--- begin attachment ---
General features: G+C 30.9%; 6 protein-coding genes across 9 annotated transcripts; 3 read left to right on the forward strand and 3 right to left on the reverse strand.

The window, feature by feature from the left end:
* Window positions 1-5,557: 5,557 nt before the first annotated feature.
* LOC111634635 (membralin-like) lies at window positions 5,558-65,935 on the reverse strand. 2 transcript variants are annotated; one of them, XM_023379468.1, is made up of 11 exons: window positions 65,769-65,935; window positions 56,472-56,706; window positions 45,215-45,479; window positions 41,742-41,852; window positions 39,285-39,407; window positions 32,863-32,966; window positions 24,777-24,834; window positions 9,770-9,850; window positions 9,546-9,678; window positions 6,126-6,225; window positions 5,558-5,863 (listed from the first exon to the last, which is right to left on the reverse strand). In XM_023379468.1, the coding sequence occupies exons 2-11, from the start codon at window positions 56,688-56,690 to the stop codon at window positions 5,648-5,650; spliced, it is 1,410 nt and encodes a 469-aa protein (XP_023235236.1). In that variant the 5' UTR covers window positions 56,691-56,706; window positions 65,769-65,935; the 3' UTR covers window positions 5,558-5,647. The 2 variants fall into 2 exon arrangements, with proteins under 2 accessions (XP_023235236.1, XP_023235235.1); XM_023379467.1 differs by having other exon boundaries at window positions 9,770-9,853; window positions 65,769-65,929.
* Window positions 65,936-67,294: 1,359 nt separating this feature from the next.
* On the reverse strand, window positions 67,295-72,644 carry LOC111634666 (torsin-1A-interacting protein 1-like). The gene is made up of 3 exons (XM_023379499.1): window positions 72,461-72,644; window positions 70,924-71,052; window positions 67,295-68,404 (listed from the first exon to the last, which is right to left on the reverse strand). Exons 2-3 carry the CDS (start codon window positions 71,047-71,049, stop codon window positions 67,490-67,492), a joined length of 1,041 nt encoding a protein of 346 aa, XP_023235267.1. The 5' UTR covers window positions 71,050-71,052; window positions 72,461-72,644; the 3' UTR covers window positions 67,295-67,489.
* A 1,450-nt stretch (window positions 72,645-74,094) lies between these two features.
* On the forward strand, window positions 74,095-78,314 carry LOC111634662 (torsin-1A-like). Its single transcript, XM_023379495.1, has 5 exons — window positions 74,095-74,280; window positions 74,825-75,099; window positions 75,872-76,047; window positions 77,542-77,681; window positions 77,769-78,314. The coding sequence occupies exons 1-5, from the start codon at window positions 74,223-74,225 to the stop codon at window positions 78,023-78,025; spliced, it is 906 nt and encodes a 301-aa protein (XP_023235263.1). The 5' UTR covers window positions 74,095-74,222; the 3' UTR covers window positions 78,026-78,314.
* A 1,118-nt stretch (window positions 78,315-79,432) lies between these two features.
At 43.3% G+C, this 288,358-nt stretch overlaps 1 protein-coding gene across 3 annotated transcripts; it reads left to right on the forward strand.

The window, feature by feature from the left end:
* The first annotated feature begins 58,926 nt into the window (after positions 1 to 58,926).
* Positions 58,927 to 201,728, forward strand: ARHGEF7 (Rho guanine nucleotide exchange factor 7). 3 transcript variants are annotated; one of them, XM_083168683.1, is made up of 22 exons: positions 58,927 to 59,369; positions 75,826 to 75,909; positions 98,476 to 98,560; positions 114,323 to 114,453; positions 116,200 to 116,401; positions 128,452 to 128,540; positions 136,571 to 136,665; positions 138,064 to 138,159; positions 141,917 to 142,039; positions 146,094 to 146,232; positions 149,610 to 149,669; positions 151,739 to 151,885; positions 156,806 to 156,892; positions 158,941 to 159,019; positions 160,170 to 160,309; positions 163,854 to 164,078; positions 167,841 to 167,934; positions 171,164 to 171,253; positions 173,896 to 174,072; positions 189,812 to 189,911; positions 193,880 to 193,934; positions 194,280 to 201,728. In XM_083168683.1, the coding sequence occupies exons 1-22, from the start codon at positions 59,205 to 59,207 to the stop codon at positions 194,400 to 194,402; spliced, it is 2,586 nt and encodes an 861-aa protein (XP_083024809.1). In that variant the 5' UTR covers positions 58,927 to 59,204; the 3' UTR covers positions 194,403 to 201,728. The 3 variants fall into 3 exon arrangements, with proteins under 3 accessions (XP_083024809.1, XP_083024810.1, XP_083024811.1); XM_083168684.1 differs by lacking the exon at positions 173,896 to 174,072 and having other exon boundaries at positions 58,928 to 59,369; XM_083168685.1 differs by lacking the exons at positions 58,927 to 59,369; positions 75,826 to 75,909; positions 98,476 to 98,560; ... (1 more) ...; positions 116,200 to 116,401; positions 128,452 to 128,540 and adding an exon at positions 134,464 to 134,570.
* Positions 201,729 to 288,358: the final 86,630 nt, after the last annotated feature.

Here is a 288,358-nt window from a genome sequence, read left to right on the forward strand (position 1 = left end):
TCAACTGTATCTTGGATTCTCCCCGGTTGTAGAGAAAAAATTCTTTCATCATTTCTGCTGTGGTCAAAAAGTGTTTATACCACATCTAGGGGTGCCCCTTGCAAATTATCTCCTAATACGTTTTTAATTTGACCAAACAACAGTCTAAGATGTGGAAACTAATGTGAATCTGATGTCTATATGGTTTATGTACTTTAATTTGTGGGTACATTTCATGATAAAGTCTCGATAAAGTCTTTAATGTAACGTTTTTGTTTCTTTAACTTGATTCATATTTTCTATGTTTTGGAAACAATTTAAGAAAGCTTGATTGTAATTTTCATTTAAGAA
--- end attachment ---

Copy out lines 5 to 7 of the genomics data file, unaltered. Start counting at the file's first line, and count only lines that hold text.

* Window positions 65,936-67,294: 1,359 nt separating this feature from the next.
* On the reverse strand, window positions 67,295-72,644 carry LOC111634666 (torsin-1A-interacting protein 1-like). The gene is made up of 3 exons (XM_023379499.1): window positions 72,461-72,644; window positions 70,924-71,052; window positions 67,295-68,404 (listed from the first exon to the last, which is right to left on the reverse strand). Exons 2-3 carry the CDS (start codon window positions 71,047-71,049, stop codon window positions 67,490-67,492), a joined length of 1,041 nt encoding a protein of 346 aa, XP_023235267.1. The 5' UTR covers window positions 71,050-71,052; window positions 72,461-72,644; the 3' UTR covers window positions 67,295-67,489.
* A 1,450-nt stretch (window positions 72,645-74,094) lies between these two features.